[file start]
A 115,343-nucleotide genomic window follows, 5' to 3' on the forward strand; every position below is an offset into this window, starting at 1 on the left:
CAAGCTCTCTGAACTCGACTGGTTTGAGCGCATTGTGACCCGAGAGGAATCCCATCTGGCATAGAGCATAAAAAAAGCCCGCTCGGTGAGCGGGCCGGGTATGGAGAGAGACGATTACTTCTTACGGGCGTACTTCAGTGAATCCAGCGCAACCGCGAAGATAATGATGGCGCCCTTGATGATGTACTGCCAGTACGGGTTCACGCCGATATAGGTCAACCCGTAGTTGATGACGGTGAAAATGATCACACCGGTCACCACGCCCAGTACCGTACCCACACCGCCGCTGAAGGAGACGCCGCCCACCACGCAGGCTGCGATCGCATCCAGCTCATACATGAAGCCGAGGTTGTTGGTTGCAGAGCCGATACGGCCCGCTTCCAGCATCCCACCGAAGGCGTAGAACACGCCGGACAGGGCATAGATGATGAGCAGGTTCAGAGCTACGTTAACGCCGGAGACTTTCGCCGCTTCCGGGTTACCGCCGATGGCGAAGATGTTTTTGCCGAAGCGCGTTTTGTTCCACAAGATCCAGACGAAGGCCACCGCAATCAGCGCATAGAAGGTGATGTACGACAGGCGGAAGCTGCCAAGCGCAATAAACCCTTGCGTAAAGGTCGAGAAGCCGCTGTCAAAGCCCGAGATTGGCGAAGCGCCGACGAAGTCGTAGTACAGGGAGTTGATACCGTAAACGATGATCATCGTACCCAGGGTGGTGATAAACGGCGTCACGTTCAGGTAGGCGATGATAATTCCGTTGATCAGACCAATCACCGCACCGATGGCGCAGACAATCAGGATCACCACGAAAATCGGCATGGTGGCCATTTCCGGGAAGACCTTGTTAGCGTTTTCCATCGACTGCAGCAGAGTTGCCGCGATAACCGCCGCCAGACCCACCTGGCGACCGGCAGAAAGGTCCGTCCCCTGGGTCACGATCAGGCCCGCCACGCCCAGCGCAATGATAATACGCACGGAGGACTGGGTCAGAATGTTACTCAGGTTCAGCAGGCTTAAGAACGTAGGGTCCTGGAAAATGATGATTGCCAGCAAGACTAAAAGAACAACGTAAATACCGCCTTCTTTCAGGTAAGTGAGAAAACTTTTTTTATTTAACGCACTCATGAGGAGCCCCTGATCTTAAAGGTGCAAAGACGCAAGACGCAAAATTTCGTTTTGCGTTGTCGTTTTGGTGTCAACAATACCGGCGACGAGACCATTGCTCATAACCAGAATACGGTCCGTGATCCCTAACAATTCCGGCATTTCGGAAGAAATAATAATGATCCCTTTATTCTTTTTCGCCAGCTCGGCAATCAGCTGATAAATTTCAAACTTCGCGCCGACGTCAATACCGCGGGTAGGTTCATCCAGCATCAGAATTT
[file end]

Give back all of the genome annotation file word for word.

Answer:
A 115,343-nucleotide genomic window follows, 5' to 3' on the forward strand; every position below is an offset into this window, starting at 1 on the left:
CAAGCTCTCTGAACTCGACTGGTTTGAGCGCATTGTGACCCGAGAGGAATCCCATCTGGCATAGAGCATAAAAAAAGCCCGCTCGGTGAGCGGGCCGGGTATGGAGAGAGACGATTACTTCTTACGGGCGTACTTCAGTGAATCCAGCGCAACCGCGAAGATAATGATGGCGCCCTTGATGATGTACTGCCAGTACGGGTTCACGCCGATATAGGTCAACCCGTAGTTGATGACGGTGAAAATGATCACACCGGTCACCACGCCCAGTACCGTACCCACACCGCCGCTGAAGGAGACGCCGCCCACCACGCAGGCTGCGATCGCATCCAGCTCATACATGAAGCCGAGGTTGTTGGTTGCAGAGCCGATACGGCCCGCTTCCAGCATCCCACCGAAGGCGTAGAACACGCCGGACAGGGCATAGATGATGAGCAGGTTCAGAGCTACGTTAACGCCGGAGACTTTCGCCGCTTCCGGGTTACCGCCGATGGCGAAGATGTTTTTGCCGAAGCGCGTTTTGTTCCACAAGATCCAGACGAAGGCCACCGCAATCAGCGCATAGAAGGTGATGTACGACAGGCGGAAGCTGCCAAGCGCAATAAACCCTTGCGTAAAGGTCGAGAAGCCGCTGTCAAAGCCCGAGATTGGCGAAGCGCCGACGAAGTCGTAGTACAGGGAGTTGATACCGTAAACGATGATCATCGTACCCAGGGTGGTGATAAACGGCGTCACGTTCAGGTAGGCGATGATAATTCCGTTGATCAGACCAATCACCGCACCGATGGCGCAGACAATCAGGATCACCACGAAAATCGGCATGGTGGCCATTTCCGGGAAGACCTTGTTAGCGTTTTCCATCGACTGCAGCAGAGTTGCCGCGATAACCGCCGCCAGACCCACCTGGCGACCGGCAGAAAGGTCCGTCCCCTGGGTCACGATCAGGCCCGCCACGCCCAGCGCAATGATAATACGCACGGAGGACTGGGTCAGAATGTTACTCAGGTTCAGCAGGCTTAAGAACGTAGGGTCCTGGAAAATGATGATTGCCAGCAAGACTAAAAGAACAACGTAAATACCGCCTTCTTTCAGGTAAGTGAGAAAACTTTTTTTATTTAACGCACTCATGAGGAGCCCCTGATCTTAAAGGTGCAAAGACGCAAGACGCAAAATTTCGTTTTGCGTTGTCGTTTTGGTGTCAACAATACCGGCGACGAGACCATTGCTCATAACCAGAATACGGTCCGTGATCCCTAACAATTCCGGCATTTCGGAAGAAATAATAATGATCCCTTTATTCTTTTTCGCCAGCTCGGCAATCAGCTGATAAATTTCAAACTTCGCGCCGACGTCAATACCGCGGGTAGGTTCATCCAGCATCAGAATTT